Edie Lush: 30:16 The Nobel committee made it clear they had chosen Prime Minister Abyi to inspire support for his goals as much as to honor what he’s achieved so far. And Professor Dufour accepted the award on behalf of what she called the movement for researched-based development policy.

Claudia Edelman: 30:33 There’s some sort of debate among some economists, Edie. Some point out that most of that extraordinary progress in ending poverty is simply the result of growth. As countries get richer, individuals become well at least less poor. So they argue that free markets, migration and trade will do the most to end poverty, not any other SDG policy.

Edie Lush: 30:57 It’s not either or, right? Ethiopia is one of the fastest growing economies in the world. Of course that helps, but without peace there would never be prosperity for everyone. How’s this going to turn out? Will these prices look prescient or premature? Can poverty really be eradicated in 10 years?

Claudia Edelman: 31:16 Well, we believe so. We absolutely… Were like on the optimistic team here. We’re on the possibilistic team here. If we would actually follow the SDGs and we accomplished the 17 goals and the 169 indicators, by the majority of the world, we will eradicate extreme poverty from the world completely! But what we cannot promise is that people will do it, that countries will follow it. What we can promise is to follow the fight to end poverty right through 2030 in future episodes of the Global GoalsCast.

Claudia Edelman: 31:54 Now for the section of this show where we give you the three facts that you can show off with your mother-in-law and the three actions to guide your to do list for today…

Edie Lush: 32:03 I actually do want to know is your mother-in-law impressed when you show off with the three facts?

Claudia Edelman: 32:12 [laughter] I do showoff with some facts. I tell you there’s no sexier thing than to have some data points to back up any evidence in there in the argument.

Edie Lush: 32:20 So you heard it here. Data is sexy! [laughter] Okay, so joining us for that welcome. Saskia Bruysten, co-founder and CEO, Yunus Social Business.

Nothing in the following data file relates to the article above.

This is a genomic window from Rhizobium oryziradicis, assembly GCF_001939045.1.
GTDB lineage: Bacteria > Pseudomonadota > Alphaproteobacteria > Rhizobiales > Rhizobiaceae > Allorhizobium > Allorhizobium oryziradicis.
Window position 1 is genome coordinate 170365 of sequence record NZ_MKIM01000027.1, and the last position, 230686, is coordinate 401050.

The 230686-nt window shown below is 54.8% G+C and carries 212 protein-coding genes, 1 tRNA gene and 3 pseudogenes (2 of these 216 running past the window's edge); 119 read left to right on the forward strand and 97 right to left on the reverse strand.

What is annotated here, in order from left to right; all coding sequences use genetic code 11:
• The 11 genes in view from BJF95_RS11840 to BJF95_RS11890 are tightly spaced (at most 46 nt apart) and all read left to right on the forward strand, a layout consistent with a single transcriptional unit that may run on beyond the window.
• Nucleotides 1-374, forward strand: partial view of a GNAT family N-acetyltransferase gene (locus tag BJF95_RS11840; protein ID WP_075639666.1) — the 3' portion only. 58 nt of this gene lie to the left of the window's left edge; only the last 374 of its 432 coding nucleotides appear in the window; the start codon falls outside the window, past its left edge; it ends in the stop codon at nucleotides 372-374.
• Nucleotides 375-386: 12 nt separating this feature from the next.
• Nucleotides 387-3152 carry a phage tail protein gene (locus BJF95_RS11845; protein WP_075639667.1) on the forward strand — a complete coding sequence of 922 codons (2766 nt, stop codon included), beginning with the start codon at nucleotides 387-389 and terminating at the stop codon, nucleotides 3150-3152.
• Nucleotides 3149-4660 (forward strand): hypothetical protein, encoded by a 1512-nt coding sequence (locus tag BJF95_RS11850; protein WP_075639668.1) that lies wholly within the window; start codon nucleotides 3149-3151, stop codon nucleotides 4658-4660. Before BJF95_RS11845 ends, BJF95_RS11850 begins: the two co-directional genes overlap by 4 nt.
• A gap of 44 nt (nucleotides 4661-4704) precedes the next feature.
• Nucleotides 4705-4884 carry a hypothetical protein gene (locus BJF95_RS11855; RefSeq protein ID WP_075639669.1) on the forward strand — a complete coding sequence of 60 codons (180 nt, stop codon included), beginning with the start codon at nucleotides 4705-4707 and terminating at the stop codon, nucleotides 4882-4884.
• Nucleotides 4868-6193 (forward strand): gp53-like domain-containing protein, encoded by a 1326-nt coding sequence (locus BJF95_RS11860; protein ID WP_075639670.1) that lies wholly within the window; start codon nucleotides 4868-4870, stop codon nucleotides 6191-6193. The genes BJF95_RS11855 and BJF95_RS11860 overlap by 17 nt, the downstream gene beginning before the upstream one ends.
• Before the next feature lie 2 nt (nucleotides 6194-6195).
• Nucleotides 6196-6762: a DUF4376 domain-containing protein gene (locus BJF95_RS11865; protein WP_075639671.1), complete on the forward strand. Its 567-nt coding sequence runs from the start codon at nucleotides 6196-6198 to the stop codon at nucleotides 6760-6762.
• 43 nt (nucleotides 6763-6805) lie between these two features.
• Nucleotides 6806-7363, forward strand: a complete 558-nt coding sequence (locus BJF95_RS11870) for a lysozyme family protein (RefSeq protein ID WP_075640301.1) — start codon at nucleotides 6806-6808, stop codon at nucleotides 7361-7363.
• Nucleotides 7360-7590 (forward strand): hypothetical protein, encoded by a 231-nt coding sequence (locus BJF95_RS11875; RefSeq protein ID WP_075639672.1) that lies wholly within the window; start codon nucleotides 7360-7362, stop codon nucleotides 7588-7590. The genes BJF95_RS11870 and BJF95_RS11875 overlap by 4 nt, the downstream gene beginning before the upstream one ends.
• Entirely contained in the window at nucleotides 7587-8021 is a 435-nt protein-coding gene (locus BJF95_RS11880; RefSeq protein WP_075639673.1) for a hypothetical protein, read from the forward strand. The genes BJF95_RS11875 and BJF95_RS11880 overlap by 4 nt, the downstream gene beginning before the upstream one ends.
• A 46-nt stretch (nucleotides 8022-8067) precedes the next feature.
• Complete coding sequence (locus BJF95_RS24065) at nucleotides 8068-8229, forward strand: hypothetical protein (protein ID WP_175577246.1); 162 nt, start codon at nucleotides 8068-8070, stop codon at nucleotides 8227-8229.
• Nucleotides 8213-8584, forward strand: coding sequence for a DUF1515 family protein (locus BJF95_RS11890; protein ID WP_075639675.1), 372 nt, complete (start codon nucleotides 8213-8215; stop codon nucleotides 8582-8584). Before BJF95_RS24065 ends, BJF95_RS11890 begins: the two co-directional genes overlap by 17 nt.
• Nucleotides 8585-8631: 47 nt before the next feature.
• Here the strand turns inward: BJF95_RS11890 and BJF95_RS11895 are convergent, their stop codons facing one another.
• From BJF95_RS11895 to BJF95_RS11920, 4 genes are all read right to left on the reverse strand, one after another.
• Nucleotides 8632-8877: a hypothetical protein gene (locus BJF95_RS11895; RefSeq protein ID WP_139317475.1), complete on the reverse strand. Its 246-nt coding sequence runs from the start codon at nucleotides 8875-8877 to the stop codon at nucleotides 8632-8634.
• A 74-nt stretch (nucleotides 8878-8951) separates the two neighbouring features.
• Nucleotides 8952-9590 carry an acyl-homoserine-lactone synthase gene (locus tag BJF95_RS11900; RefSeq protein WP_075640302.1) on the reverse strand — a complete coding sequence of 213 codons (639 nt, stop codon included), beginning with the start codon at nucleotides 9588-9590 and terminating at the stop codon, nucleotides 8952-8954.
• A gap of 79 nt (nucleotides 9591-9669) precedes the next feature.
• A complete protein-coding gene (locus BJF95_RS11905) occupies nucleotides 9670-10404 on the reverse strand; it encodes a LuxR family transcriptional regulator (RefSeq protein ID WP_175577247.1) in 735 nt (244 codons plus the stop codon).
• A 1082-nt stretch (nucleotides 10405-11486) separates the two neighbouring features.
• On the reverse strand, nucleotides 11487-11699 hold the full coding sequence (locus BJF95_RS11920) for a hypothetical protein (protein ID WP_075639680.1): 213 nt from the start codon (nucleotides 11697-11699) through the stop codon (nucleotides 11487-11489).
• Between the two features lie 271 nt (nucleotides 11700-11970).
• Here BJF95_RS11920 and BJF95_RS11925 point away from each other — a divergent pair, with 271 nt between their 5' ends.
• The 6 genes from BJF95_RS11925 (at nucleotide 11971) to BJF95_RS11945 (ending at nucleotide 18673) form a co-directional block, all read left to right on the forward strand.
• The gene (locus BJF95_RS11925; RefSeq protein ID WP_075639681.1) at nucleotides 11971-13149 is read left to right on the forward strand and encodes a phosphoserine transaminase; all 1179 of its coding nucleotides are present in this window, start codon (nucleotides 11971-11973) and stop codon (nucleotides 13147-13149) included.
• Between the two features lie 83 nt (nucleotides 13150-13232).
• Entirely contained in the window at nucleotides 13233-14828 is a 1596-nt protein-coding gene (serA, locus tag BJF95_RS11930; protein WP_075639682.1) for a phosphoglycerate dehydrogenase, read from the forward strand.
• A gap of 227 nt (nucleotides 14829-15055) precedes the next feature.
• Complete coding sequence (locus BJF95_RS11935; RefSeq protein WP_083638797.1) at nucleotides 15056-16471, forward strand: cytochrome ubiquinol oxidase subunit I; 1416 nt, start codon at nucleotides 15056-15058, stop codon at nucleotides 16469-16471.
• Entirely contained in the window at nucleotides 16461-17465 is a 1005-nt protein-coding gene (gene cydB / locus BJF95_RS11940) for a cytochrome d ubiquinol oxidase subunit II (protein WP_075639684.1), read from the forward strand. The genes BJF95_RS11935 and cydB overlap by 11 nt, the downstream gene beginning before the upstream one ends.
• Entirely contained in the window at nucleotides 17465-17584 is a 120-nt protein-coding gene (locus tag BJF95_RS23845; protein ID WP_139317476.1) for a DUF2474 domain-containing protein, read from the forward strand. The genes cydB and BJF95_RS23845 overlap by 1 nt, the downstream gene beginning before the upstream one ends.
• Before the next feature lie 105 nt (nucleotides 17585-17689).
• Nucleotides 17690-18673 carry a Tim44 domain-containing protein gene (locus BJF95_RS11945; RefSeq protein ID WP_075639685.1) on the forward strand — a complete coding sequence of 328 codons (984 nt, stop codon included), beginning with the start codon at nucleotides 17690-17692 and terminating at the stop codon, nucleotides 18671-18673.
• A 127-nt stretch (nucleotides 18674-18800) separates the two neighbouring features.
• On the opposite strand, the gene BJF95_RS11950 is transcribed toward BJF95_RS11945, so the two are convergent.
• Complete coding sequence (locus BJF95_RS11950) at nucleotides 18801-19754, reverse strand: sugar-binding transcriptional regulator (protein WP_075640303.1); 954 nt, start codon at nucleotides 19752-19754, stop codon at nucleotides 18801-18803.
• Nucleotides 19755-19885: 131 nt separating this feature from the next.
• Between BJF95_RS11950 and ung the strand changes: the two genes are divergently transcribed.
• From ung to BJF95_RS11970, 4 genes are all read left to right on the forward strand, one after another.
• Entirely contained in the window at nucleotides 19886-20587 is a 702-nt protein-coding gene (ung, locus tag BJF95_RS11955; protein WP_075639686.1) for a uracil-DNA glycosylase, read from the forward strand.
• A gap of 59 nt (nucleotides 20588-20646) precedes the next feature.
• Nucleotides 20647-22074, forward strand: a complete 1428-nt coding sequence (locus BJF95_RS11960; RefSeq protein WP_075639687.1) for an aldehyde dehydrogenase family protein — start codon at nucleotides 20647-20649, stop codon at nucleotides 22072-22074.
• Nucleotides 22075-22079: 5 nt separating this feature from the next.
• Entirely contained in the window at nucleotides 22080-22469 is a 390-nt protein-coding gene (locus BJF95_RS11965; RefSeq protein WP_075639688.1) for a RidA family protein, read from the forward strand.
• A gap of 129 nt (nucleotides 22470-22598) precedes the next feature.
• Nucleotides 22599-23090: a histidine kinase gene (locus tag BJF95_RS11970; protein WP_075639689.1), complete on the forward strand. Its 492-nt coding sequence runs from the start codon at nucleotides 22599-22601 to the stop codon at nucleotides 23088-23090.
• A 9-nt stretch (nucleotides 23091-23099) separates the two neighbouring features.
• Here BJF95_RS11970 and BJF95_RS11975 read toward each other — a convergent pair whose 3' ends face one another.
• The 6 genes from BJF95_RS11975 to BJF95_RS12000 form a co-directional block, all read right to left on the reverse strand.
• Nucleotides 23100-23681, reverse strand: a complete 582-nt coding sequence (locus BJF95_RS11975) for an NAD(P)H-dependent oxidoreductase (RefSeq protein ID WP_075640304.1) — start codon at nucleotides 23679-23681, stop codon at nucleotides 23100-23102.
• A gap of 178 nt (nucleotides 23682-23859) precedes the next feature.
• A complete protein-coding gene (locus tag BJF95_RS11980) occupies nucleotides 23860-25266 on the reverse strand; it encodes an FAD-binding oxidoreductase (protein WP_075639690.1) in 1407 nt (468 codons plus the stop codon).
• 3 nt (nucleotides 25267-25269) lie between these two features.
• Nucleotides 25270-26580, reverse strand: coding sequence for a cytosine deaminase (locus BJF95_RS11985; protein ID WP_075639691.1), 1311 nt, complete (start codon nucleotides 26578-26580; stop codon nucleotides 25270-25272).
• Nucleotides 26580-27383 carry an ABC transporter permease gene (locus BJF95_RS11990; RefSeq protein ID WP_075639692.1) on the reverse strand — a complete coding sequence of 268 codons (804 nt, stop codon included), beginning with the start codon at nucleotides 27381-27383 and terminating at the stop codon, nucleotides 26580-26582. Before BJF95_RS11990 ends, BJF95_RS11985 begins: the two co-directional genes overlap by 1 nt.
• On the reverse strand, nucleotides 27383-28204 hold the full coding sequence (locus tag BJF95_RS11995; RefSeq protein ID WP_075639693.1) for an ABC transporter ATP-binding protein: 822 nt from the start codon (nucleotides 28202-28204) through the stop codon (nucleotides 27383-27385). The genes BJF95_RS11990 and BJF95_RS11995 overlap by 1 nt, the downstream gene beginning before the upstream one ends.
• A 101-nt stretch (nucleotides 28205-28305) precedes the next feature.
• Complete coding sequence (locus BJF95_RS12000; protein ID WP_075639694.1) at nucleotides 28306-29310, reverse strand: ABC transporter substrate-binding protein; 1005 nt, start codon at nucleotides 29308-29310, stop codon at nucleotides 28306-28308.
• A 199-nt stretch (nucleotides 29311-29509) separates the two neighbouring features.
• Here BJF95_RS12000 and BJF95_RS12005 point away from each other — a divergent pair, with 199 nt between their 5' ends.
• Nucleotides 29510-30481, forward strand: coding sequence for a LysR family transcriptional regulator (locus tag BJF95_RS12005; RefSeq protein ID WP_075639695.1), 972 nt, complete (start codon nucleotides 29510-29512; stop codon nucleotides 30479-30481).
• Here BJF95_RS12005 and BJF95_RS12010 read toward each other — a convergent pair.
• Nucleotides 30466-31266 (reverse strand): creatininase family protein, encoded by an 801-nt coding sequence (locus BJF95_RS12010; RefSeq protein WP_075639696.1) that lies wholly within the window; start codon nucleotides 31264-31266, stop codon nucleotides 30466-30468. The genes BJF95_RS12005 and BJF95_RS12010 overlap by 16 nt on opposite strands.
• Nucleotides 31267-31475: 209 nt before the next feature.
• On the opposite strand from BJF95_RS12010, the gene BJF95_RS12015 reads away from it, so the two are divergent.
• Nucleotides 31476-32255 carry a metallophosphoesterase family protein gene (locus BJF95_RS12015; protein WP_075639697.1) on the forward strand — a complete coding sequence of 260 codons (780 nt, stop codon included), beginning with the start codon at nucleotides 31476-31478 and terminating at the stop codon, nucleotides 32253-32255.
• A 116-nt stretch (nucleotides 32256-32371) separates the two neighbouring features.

Saskia Bruysten: 32:33 The first fact is that there is some great progress happening. Extreme poverty has halved in the last two decades. That is fantastic news, but we need to keep in mind that moving out of this bracket still means to only live on $1.90 a day. If the world managed to cut this number by half, we should be able to reduce the amount of poverty to zero by 2030. My second fact is that last year, 26 individuals earned the same amount of money as 3.8 billion people who make up the poorest half of humanity. Despite the fact that extreme poverty has been going down, inequality has still been rising. Billionaires now have more wealth than ever before. While only 5% of all new income generated from the global growth trickles down to the poorest 60%. My third fact is that poverty can be addressed by business. This may not seem logical at first, but we actually really need business if we want to make big changes. You’ve heard earlier in the episode about Spouts of Water, which addresses one problem of poverty, the lack of access of clean drinking water through a social business approach. But there are many other social business companies around the world that address important issues like clean energy, health, education, or even just creating income or jobs for poor or the marginalized. I wanted to leave you with three concrete actions that you can take yourself. So number one, to find out more about practical social business solutions, to end extreme poverty, please read my co-founder, Mohammad Yunus’ book: “A World of Three Zeros”. Number two, make sure your own savings, however small they may be, are invested in socially and environmentally responsible fund. Ask your banker or consider investing yourself in a social business that actively makes a change in the world. Go to organizations like Kiva… or go to Yunus Social Business funds. Number three, start your own social business or get your organization involved. Pick a problem that you want to tackle yourself and that you’re passionate about and start a company that addresses it. Or if you work for a large corporation, reach out to your CEO or your department, or your innovation team and ask them to consider setting up a social business.

Claudia Edelman: 35:17 This was incredible. Thank you to our guests and thank you all for listening. Please, like and subscribe via iTunes or wherever you get your podcasts from.